Frank Tell Tells of Winter, Cannibal Holocaust
PHOTOS COURTESY FRANK TELL
One of the more popular items from Frank Tell’s highly praised Fall 2010 collection, presented Friday at Milk, is his “little gardens” sweater, one of the most obsessively intricate knitwear feats I’ve seen this side of Tao of Comme Des Garcons. The colors are deceptively tranquil: icy blue, shot through with silver, white, and navy streaks.
Its inspiration? “You know the opening scene in Cannibal Holocaust?” Frank Tell says. No? “Where that guy is being crucified and there’s some really gruesome textures going on? There you go.” A rather unexpected origin for a collection that most will regard as dreamy, cold, and meticulous, yes, but Tell puts it in context. “The ashy grays and the ice blues also were inspired by that movie,” he continues. “The characters wore very distinct makeup in those hues. Even the community tree influenced how I thought about color and texture this season.” Indeed, there’s a lot of textural play in the “primitive futurist” feel of the steely-hued leathers, which are python embossed and create softly architectural shapes. A silvery minimalist blazer with zippers and a lightly structured shoulder hints at the space-age element Tell always brings to his work. “I was looking at the silhouettes from Star Trek,” Tell confirms. “See it in the shoulders? The shapes?” Despite numerous requests, Raphael Young’s custom runway wedges sadly won’t be available for purchase.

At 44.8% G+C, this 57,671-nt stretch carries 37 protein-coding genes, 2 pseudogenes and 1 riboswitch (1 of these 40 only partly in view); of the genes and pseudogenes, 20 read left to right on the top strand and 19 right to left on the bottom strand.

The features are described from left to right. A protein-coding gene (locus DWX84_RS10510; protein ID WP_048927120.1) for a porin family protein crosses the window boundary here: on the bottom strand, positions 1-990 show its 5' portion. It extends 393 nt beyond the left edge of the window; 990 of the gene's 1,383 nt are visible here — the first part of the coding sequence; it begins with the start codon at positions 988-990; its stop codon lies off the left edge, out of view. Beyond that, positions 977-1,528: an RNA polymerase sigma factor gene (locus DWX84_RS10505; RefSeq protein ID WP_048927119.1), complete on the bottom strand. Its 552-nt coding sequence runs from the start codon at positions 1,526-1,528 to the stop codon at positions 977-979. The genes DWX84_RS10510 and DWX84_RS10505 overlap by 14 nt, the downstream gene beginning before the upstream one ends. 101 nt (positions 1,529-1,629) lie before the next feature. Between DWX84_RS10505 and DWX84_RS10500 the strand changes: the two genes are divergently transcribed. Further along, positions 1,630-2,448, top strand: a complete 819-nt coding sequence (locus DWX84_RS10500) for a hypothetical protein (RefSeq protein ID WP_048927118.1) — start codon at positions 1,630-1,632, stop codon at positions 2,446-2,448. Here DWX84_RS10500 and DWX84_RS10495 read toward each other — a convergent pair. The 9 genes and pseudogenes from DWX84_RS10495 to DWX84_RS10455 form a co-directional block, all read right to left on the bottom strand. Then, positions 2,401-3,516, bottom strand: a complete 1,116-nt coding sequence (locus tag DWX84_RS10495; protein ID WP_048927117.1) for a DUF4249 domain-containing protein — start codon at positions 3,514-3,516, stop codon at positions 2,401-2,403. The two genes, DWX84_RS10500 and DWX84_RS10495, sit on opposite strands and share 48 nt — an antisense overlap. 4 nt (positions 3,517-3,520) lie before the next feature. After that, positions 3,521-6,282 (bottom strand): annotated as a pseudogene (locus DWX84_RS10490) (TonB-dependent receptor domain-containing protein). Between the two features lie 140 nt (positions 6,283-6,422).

Tell’s editorial-friendly leather dresses and skirts feature an impressively complex construction, but manage to feel light and athletic—it wouldn’t be a stretch to imagine the Times featuring an Olympic skater in the flared minis. Ice and snow are Tell’s milieu, after all. “I love the winter because you can envelop women’s bodies in cocoons. I hate the idea of being naked,” he laughs. There’s an aspect of primitivism we won’t be seeing in his collections any time soon.